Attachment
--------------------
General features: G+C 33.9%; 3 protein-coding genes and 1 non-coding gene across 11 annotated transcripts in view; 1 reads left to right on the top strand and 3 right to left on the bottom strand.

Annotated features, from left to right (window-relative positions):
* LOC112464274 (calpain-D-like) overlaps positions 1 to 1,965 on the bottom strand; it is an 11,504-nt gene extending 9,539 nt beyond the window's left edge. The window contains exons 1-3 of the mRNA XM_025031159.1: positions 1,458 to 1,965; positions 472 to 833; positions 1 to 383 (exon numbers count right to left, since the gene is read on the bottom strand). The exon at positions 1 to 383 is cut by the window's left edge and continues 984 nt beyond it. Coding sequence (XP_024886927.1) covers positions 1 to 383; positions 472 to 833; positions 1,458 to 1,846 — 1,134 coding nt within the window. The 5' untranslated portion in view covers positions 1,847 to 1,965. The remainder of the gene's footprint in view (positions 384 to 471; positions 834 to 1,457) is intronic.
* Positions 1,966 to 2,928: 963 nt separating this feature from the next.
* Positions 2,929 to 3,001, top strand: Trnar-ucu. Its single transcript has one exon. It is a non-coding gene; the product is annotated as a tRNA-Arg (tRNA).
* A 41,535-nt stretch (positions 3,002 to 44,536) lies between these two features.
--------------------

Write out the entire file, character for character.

General features: G+C 33.9%; 3 protein-coding genes and 1 non-coding gene across 11 annotated transcripts in view; 1 reads left to right on the top strand and 3 right to left on the bottom strand.

Annotated features, from left to right (window-relative positions):
* LOC112464274 (calpain-D-like) overlaps positions 1 to 1,965 on the bottom strand; it is an 11,504-nt gene extending 9,539 nt beyond the window's left edge. The window contains exons 1-3 of the mRNA XM_025031159.1: positions 1,458 to 1,965; positions 472 to 833; positions 1 to 383 (exon numbers count right to left, since the gene is read on the bottom strand). The exon at positions 1 to 383 is cut by the window's left edge and continues 984 nt beyond it. Coding sequence (XP_024886927.1) covers positions 1 to 383; positions 472 to 833; positions 1,458 to 1,846 — 1,134 coding nt within the window. The 5' untranslated portion in view covers positions 1,847 to 1,965. The remainder of the gene's footprint in view (positions 384 to 471; positions 834 to 1,457) is intronic.
* Positions 1,966 to 2,928: 963 nt separating this feature from the next.
* Positions 2,929 to 3,001, top strand: Trnar-ucu. Its single transcript has one exon. It is a non-coding gene; the product is annotated as a tRNA-Arg (tRNA).
* A 41,535-nt stretch (positions 3,002 to 44,536) lies between these two features.